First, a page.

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Reading, 2017.

Heavens, it's been a while. On the plus side, it looks like I'm doing what I set out to do!

24.Leopold von Sacher-MasochVenus In Furs(links to Wikipedia), via Gutenberg Press.
I wasn't quite sure I would be able to read through a classic of BDSM fiction, but I did and found it interesting, although it has an end that is a reflection of the author's misogynist views about women. It ends as a confirmation of oppression.

25(a)Lindsey DavisVesuvius By Night (link to the author's summary). So sad! She is open about the ending, it's possible she mentioned it in other books, but I had not remembered so it's heartbreaking.

Because it's a short story, I'm counting it as a half.
25.(b)Benjamin Law Moral Panic 101: Equality, Acceptance and the Safe Schools Scandal in Quarterly Essay 67. And OMG everyone should read this. Benjamin Law describes how a benign programme to support LGBTI kids in schools became the focus of a reactionary backlash and campaign of misinformation about its contents.

26. Steven SaylorThe Triumph Of Ceasar(link to the author's website). Yet another in the Roma Sub Rosa series of crime fiction novels. I think I bought this cheap on Kobo, without realising it is many volumes along from where I was at. But it was okay. It's not like I don't know what happened in Ancient Rome with Julius Ceasar and all.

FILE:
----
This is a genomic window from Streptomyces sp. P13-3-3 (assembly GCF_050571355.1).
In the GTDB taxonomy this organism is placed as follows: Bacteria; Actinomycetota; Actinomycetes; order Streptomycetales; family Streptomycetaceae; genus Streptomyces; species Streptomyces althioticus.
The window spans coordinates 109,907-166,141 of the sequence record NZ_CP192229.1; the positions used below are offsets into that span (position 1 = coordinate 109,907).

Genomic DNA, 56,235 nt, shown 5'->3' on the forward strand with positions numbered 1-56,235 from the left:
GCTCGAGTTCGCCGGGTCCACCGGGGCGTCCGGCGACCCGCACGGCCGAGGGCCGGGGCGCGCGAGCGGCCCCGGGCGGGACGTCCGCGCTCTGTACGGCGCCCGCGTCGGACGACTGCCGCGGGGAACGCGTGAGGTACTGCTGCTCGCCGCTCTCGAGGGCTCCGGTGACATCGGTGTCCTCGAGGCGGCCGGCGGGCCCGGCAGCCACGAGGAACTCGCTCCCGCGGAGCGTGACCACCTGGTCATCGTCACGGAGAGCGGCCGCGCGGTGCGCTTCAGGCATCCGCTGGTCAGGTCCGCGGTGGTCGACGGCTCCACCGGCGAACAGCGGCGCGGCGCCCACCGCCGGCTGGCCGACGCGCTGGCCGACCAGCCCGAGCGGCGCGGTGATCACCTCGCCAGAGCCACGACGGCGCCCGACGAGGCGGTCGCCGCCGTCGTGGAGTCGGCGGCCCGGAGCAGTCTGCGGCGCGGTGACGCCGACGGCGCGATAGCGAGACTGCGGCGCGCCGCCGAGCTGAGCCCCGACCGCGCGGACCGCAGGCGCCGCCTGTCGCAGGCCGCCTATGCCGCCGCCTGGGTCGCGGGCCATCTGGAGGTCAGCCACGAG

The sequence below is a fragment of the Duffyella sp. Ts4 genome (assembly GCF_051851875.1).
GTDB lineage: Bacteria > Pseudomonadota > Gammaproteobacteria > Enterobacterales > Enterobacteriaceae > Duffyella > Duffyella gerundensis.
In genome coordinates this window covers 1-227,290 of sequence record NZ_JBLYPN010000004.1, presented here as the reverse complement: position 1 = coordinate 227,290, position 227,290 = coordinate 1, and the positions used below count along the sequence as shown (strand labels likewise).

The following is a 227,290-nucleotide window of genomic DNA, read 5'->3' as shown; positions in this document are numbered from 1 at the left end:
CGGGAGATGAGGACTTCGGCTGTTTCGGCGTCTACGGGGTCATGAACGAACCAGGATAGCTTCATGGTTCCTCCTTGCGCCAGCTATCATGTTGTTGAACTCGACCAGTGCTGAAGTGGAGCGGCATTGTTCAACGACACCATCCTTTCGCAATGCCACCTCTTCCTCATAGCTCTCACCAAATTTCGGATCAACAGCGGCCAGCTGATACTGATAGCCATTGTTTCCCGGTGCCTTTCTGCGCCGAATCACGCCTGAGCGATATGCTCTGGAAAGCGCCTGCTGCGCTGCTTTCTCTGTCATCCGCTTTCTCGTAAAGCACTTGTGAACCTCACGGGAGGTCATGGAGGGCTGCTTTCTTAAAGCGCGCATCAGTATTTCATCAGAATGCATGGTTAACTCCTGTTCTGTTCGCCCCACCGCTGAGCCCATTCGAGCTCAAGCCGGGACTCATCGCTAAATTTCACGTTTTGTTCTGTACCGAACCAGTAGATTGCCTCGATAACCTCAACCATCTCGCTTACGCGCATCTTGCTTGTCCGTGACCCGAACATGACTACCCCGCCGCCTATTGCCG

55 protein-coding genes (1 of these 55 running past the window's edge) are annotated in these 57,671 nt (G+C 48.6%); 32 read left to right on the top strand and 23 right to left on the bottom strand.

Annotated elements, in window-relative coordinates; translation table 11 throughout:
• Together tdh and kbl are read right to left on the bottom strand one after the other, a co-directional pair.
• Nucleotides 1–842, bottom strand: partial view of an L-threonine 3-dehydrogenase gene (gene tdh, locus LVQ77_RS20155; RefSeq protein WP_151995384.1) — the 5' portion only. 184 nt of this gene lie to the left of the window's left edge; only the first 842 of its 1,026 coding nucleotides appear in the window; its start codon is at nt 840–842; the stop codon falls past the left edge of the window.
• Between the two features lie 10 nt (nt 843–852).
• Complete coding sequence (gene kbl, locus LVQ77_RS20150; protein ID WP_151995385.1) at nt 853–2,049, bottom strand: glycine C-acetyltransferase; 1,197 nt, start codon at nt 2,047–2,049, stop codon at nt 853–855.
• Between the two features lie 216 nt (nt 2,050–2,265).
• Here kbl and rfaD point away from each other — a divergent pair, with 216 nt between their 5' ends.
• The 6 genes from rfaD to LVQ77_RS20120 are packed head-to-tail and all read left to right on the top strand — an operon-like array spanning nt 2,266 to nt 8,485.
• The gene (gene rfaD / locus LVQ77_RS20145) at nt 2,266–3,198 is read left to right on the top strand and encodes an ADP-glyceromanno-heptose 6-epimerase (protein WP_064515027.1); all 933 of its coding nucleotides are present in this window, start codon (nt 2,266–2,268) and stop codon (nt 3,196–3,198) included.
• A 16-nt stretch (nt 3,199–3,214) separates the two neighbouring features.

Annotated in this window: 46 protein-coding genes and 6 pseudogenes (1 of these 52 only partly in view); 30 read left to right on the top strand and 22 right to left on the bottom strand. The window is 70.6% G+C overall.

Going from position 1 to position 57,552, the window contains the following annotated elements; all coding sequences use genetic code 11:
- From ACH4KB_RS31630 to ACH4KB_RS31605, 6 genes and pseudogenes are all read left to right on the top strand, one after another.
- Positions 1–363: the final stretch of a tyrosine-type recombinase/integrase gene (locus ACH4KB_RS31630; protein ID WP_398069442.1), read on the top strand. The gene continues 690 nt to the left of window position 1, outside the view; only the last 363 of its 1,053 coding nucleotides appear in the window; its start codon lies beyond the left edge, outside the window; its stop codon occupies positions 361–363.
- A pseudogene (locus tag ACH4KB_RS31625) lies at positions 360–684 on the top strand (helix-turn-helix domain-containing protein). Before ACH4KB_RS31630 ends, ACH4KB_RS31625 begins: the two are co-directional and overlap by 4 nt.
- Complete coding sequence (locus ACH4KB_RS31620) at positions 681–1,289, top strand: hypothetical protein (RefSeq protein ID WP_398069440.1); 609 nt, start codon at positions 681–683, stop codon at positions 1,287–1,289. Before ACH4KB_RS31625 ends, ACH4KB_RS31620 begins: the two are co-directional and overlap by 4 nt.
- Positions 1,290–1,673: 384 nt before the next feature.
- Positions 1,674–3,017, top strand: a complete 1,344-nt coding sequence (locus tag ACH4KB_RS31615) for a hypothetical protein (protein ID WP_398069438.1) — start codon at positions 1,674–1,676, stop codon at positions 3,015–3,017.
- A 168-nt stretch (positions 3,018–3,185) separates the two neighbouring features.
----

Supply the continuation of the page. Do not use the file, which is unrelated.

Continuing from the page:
I did it! I read what I arbitrarily consider to be 26 books for the year and it's only November!

Sorry about the wildly inconsistent formatting, but who cares, really?

27. Suzanne JohnsonThe Photographer's Wife (Kobo, this links to a review on the Historical Novel Society which I'd never heard of before). This has a low rating on Goodreads:2.7/5, people seem to have found the characters just too unsympathetic and the story just not strong enough. It did take me a while, but I did care for the main protagonist right from the start and I did get drawn in.

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( 1 comment — Leave a comment )
matrixmann
Nov. 20th, 2017 10:22 am (UTC)
Doesn't happen very often these days that somebody openly states to have read a work by Sacher-Masosch who isn't involved in some subculture scene that treats these things as bibles...
( 1 comment — Leave a comment )

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